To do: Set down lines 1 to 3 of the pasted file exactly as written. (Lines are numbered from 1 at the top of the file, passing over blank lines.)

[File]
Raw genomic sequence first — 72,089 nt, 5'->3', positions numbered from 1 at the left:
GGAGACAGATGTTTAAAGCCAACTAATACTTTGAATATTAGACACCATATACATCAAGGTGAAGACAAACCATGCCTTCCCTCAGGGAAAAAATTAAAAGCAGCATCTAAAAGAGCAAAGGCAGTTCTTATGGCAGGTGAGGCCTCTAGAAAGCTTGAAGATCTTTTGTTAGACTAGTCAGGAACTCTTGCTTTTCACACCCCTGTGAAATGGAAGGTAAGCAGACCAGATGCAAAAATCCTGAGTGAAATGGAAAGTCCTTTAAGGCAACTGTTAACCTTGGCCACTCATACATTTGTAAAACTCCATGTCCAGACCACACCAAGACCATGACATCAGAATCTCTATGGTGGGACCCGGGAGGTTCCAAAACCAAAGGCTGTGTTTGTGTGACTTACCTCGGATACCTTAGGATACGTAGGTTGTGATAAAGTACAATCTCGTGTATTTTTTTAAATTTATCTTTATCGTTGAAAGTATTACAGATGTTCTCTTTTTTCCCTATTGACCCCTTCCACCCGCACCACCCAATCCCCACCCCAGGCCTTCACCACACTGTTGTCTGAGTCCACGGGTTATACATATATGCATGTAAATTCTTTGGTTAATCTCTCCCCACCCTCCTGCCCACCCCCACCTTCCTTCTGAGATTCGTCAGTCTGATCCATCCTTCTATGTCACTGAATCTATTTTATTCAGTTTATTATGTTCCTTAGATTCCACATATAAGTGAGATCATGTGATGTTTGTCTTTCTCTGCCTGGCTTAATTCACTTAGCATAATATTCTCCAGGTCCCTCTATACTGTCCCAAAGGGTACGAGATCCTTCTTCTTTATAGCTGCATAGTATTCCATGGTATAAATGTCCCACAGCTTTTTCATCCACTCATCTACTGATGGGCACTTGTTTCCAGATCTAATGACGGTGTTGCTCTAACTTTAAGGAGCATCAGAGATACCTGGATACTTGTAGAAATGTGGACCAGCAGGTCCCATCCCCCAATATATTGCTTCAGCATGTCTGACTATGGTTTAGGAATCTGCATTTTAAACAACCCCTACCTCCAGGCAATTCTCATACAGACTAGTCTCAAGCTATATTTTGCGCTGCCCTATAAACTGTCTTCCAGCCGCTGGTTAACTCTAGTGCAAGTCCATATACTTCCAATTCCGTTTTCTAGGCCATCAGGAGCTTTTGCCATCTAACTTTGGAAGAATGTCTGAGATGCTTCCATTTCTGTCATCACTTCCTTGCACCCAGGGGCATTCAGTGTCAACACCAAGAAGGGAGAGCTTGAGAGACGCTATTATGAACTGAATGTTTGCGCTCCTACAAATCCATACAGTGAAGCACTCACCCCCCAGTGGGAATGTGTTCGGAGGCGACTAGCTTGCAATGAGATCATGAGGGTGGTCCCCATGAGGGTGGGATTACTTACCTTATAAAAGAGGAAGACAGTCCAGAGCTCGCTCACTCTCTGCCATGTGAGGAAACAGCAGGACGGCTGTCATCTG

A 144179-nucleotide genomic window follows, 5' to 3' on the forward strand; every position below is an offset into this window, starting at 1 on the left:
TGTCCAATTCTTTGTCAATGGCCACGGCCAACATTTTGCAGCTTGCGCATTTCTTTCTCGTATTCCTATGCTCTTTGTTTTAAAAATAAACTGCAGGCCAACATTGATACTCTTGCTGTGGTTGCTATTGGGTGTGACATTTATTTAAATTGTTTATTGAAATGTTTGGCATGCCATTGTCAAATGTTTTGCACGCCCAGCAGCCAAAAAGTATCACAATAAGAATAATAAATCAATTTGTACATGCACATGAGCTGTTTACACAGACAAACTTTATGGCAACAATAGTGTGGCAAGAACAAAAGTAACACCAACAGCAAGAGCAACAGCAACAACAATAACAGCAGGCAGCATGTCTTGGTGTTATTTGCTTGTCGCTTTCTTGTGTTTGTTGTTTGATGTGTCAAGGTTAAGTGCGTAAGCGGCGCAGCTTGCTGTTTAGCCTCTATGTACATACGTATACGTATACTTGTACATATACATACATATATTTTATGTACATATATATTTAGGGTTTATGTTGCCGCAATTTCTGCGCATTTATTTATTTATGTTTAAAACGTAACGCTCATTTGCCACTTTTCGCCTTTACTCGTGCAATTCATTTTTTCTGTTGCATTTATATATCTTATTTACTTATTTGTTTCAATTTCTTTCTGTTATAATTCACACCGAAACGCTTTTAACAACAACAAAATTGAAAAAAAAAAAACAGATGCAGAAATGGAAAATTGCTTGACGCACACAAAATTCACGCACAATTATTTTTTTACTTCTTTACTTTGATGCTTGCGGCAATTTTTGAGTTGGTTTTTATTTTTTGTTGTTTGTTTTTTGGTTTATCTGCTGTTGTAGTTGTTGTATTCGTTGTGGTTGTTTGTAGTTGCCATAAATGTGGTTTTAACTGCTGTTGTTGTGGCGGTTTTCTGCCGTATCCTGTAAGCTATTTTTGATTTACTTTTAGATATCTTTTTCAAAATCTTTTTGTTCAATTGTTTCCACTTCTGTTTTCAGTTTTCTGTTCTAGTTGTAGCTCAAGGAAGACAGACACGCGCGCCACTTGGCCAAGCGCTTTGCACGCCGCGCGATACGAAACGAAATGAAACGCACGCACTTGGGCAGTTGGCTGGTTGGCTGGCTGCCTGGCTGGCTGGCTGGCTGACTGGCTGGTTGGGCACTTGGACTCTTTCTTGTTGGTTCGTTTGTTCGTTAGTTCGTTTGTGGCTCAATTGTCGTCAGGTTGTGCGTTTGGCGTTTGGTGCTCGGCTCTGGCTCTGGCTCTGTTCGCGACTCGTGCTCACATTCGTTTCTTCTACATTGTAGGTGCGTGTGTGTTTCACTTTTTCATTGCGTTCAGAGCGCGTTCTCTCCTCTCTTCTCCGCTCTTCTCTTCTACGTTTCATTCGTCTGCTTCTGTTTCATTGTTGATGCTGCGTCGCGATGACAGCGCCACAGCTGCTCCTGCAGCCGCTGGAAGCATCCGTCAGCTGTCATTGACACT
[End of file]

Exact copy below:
Raw genomic sequence first — 72,089 nt, 5'->3', positions numbered from 1 at the left:
GGAGACAGATGTTTAAAGCCAACTAATACTTTGAATATTAGACACCATATACATCAAGGTGAAGACAAACCATGCCTTCCCTCAGGGAAAAAATTAAAAGCAGCATCTAAAAGAGCAAAGGCAGTTCTTATGGCAGGTGAGGCCTCTAGAAAGCTTGAAGATCTTTTGTTAGACTAGTCAGGAACTCTTGCTTTTCACACCCCTGTGAAATGGAAGGTAAGCAGACCAGATGCAAAAATCCTGAGTGAAATGGAAAGTCCTTTAAGGCAACTGTTAACCTTGGCCACTCATACATTTGTAAAACTCCATGTCCAGACCACACCAAGACCATGACATCAGAATCTCTATGGTGGGACCCGGGAGGTTCCAAAACCAAAGGCTGTGTTTGTGTGACTTACCTCGGATACCTTAGGATACGTAGGTTGTGATAAAGTACAATCTCGTGTATTTTTTTAAATTTATCTTTATCGTTGAAAGTATTACAGATGTTCTCTTTTTTCCCTATTGACCCCTTCCACCCGCACCACCCAATCCCCACCCCAGGCCTTCACCACACTGTTGTCTGAGTCCACGGGTTATACATATATGCATGTAAATTCTTTGGTTAATCTCTCCCCACCCTCCTGCCCACCCCCACCTTCCTTCTGAGATTCGTCAGTCTGATCCATCCTTCTATGTCACTGAATCTATTTTATTCAGTTTATTATGTTCCTTAGATTCCACATATAAGTGAGATCATGTGATGTTTGTCTTTCTCTGCCTGGCTTAATTCACTTAGCATAATATTCTCCAGGTCCCTCTATACTGTCCCAAAGGGTACGAGATCCTTCTTCTTTATAGCTGCATAGTATTCCATGGTATAAATGTCCCACAGCTTTTTCATCCACTCATCTACTGATGGGCACTTGTTTCCAGATCTAATGACGGTGTTGCTCTAACTTTAAGGAGCATCAGAGATACCTGGATACTTGTAGAAATGTGGACCAGCAGGTCCCATCCCCCAATATATTGCTTCAGCATGTCTGACTATGGTTTAGGAATCTGCATTTTAAACAACCCCTACCTCCAGGCAATTCTCATACAGACTAGTCTCAAGCTATATTTTGCGCTGCCCTATAAACTGTCTTCCAGCCGCTGGTTAACTCTAGTGCAAGTCCATATACTTCCAATTCCGTTTTCTAGGCCATCAGGAGCTTTTGCCATCTAACTTTGGAAGAATGTCTGAGATGCTTCCATTTCTGTCATCACTTCCTTGCACCCAGGGGCATTCAGTGTCAACACCAAGAAGGGAGAGCTTGAGAGACGCTATTATGAACTGAATGTTTGCGCTCCTACAAATCCATACAGTGAAGCACTCACCCCCCAGTGGGAATGTGTTCGGAGGCGACTAGCTTGCAATGAGATCATGAGGGTGGTCCCCATGAGGGTGGGATTACTTACCTTATAAAAGAGGAAGACAGTCCAGAGCTCGCTCACTCTCTGCCATGTGAGGAAACAGCAGGACGGCTGTCATCTG

A 144179-nucleotide genomic window follows, 5' to 3' on the forward strand; every position below is an offset into this window, starting at 1 on the left: